I’m new to R and having trouble applying an equation that finds the vector gradient of a raster image. I understand the equation just fine, but still new enough to R to be confused on how to translate the equation into code. The equation is attached in an image below, where d is the distance between adjacent pixels, i and j are the horizontal and vertical unit vectors in the image plane, and x and y are the image coordinates. Φ represents the image.

Can anyone provide any advice on how to translate this into R to get the desired output?

Equation was taken from a 2004 publication, the pdf can be found here: http://seaice.alaska.edu/gi/publications/mahoney/Mahoney_2004_IGARSS_LandfastIce.pdfenter image description here

1 Answer 1


For some raster x you can compute the two component rasters (to some constant of proportionality) this way:

igrad = focal(x, matrix(c(-1/2,0,1/2),ncol=3))
jgrad = focal(x, matrix(c(-1/2,0,1/2),nrow=3))

(or maybe the other way round...)

These gradients are in raster units per raster cell width, so the constant of proportionality to get a true gradient is the cell width.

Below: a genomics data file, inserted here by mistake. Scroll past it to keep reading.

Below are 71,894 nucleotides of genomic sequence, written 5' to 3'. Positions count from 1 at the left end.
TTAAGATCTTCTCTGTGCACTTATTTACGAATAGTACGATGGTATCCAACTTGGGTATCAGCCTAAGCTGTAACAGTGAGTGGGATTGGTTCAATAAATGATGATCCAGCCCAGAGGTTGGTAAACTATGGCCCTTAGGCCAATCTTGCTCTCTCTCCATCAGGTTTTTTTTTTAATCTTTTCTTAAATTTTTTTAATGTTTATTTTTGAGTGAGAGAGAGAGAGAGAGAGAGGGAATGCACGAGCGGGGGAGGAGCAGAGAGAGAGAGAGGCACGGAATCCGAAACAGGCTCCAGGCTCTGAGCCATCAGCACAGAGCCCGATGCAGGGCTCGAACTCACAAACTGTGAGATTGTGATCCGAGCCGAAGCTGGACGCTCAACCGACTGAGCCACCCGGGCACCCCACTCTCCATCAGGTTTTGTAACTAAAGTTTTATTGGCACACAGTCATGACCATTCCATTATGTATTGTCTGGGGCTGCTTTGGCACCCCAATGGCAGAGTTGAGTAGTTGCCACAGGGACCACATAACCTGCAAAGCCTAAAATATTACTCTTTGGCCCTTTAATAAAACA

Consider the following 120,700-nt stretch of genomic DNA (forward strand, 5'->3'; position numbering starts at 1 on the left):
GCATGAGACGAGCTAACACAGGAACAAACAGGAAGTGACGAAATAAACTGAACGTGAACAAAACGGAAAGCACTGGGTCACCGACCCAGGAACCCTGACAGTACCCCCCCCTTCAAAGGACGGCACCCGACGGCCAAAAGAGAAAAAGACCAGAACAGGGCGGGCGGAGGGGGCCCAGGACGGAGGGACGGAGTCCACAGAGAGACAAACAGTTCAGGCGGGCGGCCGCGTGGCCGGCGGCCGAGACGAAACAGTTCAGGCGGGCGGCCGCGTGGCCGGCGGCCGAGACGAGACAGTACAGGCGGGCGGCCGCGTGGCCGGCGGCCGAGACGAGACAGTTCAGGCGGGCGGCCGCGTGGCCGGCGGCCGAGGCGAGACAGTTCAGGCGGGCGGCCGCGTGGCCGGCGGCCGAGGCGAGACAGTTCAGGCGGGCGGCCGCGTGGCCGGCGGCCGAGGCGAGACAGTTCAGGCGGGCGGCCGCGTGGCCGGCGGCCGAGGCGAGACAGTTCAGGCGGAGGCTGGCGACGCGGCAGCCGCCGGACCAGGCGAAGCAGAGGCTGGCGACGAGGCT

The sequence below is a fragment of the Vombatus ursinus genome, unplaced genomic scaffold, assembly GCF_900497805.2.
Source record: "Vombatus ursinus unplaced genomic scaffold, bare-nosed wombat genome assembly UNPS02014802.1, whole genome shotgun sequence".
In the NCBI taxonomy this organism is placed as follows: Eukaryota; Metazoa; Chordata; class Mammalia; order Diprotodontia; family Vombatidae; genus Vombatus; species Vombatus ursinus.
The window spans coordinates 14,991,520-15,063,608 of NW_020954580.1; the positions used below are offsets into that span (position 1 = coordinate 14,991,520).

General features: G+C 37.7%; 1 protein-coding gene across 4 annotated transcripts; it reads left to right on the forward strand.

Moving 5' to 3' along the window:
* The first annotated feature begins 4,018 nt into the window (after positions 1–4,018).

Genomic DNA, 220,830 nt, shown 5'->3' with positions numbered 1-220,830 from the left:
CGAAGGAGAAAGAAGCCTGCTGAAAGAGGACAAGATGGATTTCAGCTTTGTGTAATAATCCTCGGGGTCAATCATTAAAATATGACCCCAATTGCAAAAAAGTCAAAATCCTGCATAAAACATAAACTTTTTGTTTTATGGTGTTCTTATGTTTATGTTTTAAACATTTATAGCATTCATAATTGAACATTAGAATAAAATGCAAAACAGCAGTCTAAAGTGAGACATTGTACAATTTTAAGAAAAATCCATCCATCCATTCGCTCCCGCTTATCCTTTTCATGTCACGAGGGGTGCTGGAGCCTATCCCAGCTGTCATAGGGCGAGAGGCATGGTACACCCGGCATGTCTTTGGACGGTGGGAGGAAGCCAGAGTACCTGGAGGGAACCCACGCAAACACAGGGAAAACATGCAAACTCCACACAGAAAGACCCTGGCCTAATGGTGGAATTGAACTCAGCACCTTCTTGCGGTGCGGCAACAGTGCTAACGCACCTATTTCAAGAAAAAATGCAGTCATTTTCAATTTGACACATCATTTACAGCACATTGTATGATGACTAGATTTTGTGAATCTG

This works by using focal to get the difference between the adjacent cells left and right (or up and down) of any cell, which is what the parts in the numerators are.

Quick test with some simple data:

> x = matrix(1:12, ncol=3)
> x
     [,1] [,2] [,3]
[1,]    1    5    9
[2,]    2    6   10
[3,]    3    7   11
[4,]    4    8   12

The gradient in the across direction is 4 everywhere - look at the "6" cell and see it changes from 2 to 10 across a distance of 2 cell widths. The gradient in the up-down directions is 1 - again across the "6" cell the value changes from 5 to 7 in a distance of 2 units. Do we get that?

> as.matrix(focal(raster(x), matrix(c(-1/2,0,1/2),nrow=3)))
     [,1] [,2] [,3]
[1,]   NA   NA   NA
[2,]    1    1    1
[3,]    1    1    1
[4,]   NA   NA   NA
> as.matrix(focal(raster(x), matrix(c(-1/2,0,1/2),ncol=3)))
     [,1] [,2] [,3]
[1,]   NA    4   NA
[2,]   NA    4   NA
[3,]   NA    4   NA
[4,]   NA    4   NA

Yes we do. Note the NA values appear on the edge where you can't compute the gradient.

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